This past June, I was lucky enough to once again be part of an inspiring expedition with Robert and Barney Swan. Rob and Barney run expeditions through their foundation, 2041/ClimateForce. The purpose of these expeditions is to make people aware, first-hand, of the issues of climate change as well as caring for the environment in all areas.
Rob is the first person to have walked to both poles, and this was the beginning of his journey to protect Antarctica and our entire planet. Barney has followed alongside his dad and together they are involved in many different projects to bring awareness, find solutions, and motivate people from all walks of life. I have been to Antarctica with them four times, which included a small team at Union Glacier testing renewable technology the year before father and son made their journey to the South Pole using only renewable energy, which was a first in history. I am their Education Advisor and last year I even took a TASIS student to Antarctica with 2041.
The Arctic is a fascinating place, very different from Antarctica. It is a place where 8 countries own land and while there is some protection in place, it does not compare to the Antarctic Treaty. There are about 4 million people living permanently in the Arctic, while nobody lives permanently in the Antarctic.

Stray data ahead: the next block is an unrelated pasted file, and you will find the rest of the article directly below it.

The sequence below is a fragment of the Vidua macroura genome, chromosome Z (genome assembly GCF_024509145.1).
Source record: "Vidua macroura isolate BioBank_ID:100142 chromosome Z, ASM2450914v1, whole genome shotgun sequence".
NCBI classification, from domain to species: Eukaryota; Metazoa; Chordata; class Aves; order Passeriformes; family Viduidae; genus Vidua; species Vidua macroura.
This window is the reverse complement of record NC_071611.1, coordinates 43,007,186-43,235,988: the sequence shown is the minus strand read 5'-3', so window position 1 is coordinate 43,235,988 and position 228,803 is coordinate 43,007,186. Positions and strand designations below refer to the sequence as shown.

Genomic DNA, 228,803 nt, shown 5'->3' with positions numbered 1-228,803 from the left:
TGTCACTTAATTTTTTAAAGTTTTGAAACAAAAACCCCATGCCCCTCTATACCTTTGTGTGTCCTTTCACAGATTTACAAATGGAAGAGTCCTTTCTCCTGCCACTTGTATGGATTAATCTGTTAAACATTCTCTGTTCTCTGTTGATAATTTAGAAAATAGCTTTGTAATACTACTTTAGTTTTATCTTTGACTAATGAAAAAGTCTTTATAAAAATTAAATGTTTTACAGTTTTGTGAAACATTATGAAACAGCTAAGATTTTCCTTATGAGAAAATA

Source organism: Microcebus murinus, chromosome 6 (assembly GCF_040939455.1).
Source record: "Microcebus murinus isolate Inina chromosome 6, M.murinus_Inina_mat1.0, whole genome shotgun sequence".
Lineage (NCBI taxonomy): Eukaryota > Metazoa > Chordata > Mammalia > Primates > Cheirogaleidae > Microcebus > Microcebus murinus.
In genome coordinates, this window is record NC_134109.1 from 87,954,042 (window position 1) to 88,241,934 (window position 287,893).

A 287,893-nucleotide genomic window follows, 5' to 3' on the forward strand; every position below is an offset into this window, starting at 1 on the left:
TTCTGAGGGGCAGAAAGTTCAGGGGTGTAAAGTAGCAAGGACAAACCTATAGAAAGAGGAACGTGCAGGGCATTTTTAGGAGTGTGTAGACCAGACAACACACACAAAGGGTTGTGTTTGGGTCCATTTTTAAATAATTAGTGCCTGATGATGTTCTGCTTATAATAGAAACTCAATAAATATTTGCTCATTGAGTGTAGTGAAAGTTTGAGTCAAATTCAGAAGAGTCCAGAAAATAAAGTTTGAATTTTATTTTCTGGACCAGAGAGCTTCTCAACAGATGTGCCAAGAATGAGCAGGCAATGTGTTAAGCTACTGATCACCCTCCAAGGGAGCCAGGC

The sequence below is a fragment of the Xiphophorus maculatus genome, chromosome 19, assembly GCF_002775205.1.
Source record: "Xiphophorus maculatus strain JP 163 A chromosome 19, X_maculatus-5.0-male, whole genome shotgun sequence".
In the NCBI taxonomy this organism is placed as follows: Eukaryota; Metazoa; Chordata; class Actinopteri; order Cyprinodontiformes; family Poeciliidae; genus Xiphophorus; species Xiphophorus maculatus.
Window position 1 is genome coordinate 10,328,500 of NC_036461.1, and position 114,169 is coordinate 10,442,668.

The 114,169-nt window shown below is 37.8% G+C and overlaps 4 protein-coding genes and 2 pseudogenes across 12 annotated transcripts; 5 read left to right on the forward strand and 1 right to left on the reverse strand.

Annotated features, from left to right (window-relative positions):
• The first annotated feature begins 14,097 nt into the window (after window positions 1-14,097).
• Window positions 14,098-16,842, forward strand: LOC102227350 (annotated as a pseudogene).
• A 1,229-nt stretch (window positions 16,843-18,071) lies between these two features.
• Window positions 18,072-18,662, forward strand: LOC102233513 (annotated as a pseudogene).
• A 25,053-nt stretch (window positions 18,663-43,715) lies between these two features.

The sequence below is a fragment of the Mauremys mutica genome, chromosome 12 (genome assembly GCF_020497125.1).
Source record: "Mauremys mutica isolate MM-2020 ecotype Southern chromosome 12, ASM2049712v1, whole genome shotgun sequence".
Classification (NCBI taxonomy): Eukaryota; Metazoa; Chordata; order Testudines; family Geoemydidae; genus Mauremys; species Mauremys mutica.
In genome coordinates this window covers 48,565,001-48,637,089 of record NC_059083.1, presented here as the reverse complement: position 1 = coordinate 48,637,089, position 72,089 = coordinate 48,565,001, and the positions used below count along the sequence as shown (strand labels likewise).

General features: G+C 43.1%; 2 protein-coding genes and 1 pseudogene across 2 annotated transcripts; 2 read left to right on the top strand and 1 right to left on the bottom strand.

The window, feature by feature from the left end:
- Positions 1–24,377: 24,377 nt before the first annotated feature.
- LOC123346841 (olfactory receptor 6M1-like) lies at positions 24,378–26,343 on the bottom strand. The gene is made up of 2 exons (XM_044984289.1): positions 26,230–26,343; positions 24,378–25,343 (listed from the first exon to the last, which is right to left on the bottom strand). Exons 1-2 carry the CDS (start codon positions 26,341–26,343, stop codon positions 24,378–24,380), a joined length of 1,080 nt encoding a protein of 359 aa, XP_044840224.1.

Our expedition consisted of 75 people from around the world, as well as 11 Team Leaders. We met in Oslo to spend a few days getting to know each other, share our stories, and listen to climate change experts. Then from Oslo, we flew to the Svalbard archipelago arriving at Longyearbyen, Spitsbergen, Norway. This is situated 78°N. There, we boarded the National Geographic Explorer ship to spend 7 nights sailing with the goal of reaching nearly 80°N in Northern Spitsbergen after also visiting the island of Edgeøya.
I was very surprised to find the weather much warmer than I thought it would be. Although I knew that the Arctic was not quite as cold as the Antarctic, I had expected cooler temperatures than what we had. I remember our guide in Longyearbyen telling us how the past 8 years have seen permafrost melting, and this has caused problems for the people as well as the animals.
There is some mining going on in the Arctic, which you would not expect in such a fragile area. There is evidence of air pollution and plastic pollution. The Arctic is in distress and the animals are in danger of losing their sustainable habitat. It is essential that we take action now with positive solutions to protect and heal our planet. We are not too late, but we all must come together now to work on living a more sustainable life. Young people are making their voices heard alongside many caring adults.
I was proud to bring Roots & Shoots with me to the Arctic through sharing presentations about my work with children in our Roots & Shoots Club at TASIS England American School. I was also excited to be able to bring back first-hand experiences to share with all the children back at school.
Wendy Gediman, Middle School Grade 5 Teacher